Hwang [101] and Yan [102] discovered doping with other elements or substitution of atomic positions in the crystal structure can affect the Curie point, although additives can also influence the state of internal stress. They provided a detailed explanation on the influence of compressive stress on the Curie temperature. The material studied was PZT-Ag composite material, and in their publications, they reported data describing the relationship between the Curie point of BaTiO3 and (Pb, La)(Zr, Ti)O3 and the amount of silver used in the composite [103,104,105]. According to previous reports [106,107,108,109], the Curie point decreased as the silver content increased and this phenomenon has been related to the substitution of silver in the perovskite crystal structure. However, the results of Hwang are contrary to these reports [106,107,108,109], and by incorporating silver particles into the material, the Curie temperature is increased. Therefore, the changes in Curie temperature observed in PZT-Ag composites cannot be explained by the substitution of silver into the perovskite crystal structure of PZT. Hae Jin Hwang believed that the Curie temperature is affected by the presence of an internal thermal stress which is produced as a result of the thermal expansion mismatch between the ceramic matrix and the silver particles. During the cooling process, a large thermal residual stress is introduced into the matrix grains and silver particles starting from the sintering temperature. The actual stress at any point of the matrix can be determined from the uniform average stress combined with the local stress generated by nearby particles. The internal thermal stress has two effects on the Curie point of PZT-Ag composites. The first effect is to broaden the phase change behavior. In PZT-Ag composites, silver particles are mainly located at the joints of multiple particles and if the c-axis of the PZT matrix grains is parallel to the radial direction of the surrounding silver grains, the grains transform at a higher temperature because the Curie point rises due to the expansion of the c-axis caused by the residual tensile stress. If the c-axis is perpendicular to the radial direction of the silver particle, the Curie point shifts to a lower temperature. Therefore, according to the relationship between the c-direction and the orientation of silver particles, the Curie temperature distribution of a single crystal grain is wider than the distribution without secondary dispersoid. The other effect of internal thermal stress is to lower the Curie points of perovskite ceramics. Although the residual thermal stress field is anisotropic, the average stress in the matrix is compressive and, as described in this section, the introduction compressive stress leads to a decrease in the Curie point. Therefore, the impact of a residual thermal stress cannot fully explain why the Curie point increases with an increase of silver content. When the polycrystalline ferroelectric is cooled to its transformation temperature, a single crystal grain is sandwiched by its adjacent crystal grains and internal stress is generated. However, the internal stress caused by this transformation can be alleviated by phenomena, such as the formation of the presence of pores or defects, the presence of grain boundary phases, or the 90° twinning in the crystallites. In particular, it has been indicated that the internal stress of piezoelectric ceramics decreases significantly with an increase in porosity. According to reports, the Curie point of some perovskite-type ceramics is a microstructure sensitive characteristic [94]. Yan found that if all sides of the crystal are subjected to uniform compressive stress, such as by a hydrostatic pressure, the ferroelectric to paraelectric phase transition is promoted from the tetragonal phase to the cubic phase, and the Curie temperature will move to a lower temperature; see left image in Figure 4b. When there is only a uniaxial stress applied, such as a compressive stress parallel to the a and b axes, or tensile stress parallel to the c axis, the value of c/a will increase accordingly, and the crystal is more inclined to remain tetragonal phase characteristics, resulting in an increase in the Curie temperature; see right image in Figure 4b. Differences are also expected for the application of a uniaxial stress, depending on the direction of the applied relative to the poling direction, or if the materials if poled or unpoled. This would be of interest to investigate for porous materials.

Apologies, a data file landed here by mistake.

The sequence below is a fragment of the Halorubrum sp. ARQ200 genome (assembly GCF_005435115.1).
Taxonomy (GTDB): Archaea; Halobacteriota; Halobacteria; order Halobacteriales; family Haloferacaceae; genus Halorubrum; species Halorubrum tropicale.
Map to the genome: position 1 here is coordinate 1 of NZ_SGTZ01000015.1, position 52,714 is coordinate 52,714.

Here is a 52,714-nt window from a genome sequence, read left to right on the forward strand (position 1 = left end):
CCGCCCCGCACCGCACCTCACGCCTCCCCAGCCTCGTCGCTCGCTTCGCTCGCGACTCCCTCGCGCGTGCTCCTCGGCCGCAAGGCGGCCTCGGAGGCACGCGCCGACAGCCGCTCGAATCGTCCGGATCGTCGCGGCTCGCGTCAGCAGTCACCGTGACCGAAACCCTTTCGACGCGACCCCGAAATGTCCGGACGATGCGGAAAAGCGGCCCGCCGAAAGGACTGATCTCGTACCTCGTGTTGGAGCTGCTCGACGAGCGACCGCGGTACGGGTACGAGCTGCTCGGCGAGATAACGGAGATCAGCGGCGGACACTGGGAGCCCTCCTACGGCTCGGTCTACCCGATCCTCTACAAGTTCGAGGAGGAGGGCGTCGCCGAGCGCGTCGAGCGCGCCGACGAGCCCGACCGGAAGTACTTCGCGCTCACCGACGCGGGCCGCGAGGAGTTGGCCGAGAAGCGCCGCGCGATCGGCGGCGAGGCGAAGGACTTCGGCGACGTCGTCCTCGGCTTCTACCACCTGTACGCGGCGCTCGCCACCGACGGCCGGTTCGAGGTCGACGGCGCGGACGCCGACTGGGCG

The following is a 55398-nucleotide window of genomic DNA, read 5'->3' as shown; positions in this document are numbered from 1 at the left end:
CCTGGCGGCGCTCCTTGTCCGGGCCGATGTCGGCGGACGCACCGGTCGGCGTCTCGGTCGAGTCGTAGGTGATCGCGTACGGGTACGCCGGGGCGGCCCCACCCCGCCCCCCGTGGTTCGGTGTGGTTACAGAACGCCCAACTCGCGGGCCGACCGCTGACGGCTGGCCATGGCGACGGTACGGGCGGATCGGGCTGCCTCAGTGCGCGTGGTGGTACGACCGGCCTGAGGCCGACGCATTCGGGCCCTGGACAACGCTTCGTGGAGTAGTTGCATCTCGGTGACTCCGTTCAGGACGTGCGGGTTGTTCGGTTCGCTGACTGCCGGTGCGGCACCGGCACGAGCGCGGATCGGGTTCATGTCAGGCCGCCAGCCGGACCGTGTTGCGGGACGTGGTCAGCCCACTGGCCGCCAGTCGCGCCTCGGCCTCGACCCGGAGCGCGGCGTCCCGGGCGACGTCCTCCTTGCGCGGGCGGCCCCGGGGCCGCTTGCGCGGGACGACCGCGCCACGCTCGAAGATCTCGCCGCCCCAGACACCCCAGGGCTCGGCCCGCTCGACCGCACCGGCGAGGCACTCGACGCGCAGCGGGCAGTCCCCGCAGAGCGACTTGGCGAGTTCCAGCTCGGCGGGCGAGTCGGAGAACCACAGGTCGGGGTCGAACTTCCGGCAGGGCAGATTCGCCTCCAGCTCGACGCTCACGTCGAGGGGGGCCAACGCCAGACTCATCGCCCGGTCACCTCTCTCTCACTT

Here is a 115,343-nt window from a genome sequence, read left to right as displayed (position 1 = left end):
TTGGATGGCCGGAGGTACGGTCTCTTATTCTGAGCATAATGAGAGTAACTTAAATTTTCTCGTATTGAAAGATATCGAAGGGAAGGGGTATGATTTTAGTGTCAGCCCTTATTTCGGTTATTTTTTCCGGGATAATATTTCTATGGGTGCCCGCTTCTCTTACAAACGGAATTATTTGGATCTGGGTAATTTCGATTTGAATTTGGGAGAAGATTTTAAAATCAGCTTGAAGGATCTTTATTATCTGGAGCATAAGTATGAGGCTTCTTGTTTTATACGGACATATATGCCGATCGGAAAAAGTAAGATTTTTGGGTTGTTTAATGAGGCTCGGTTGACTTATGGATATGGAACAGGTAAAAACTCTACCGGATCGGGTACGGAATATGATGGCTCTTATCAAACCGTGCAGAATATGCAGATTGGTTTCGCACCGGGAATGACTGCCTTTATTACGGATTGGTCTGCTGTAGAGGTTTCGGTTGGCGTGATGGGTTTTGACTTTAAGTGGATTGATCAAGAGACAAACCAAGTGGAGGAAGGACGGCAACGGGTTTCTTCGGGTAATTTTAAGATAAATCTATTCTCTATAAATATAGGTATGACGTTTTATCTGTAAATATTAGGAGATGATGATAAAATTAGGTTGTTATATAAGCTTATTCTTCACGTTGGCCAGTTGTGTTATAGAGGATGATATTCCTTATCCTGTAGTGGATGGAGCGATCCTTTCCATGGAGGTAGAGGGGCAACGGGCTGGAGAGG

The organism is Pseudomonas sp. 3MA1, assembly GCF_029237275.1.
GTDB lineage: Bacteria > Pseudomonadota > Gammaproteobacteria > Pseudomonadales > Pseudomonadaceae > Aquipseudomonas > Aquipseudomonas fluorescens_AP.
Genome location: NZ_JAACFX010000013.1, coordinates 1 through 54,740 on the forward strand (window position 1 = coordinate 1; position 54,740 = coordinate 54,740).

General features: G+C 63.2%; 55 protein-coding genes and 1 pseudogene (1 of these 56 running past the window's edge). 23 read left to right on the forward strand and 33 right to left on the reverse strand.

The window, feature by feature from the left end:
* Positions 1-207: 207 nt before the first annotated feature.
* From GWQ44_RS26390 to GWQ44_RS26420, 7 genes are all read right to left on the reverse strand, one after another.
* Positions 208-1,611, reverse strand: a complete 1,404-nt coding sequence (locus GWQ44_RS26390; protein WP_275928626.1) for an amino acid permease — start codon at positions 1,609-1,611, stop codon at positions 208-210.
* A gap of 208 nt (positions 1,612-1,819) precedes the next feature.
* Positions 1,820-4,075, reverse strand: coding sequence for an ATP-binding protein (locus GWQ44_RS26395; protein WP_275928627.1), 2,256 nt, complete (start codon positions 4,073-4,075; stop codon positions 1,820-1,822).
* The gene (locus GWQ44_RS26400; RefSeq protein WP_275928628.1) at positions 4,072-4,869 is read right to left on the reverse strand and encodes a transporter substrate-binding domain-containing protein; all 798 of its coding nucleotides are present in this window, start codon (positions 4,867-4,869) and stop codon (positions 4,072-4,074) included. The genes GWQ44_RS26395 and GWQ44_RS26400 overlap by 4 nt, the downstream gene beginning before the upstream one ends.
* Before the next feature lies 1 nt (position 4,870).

As Figure 4b shows, although there are contradictions in the discussion of various materials introduced above, the conclusion is that an increase in the internal stress the Curie temperature will decrease accordingly. The ability for porosity to reduce the internal compressive stress state provides scope for tailoring the Tc of ferroelectric materials.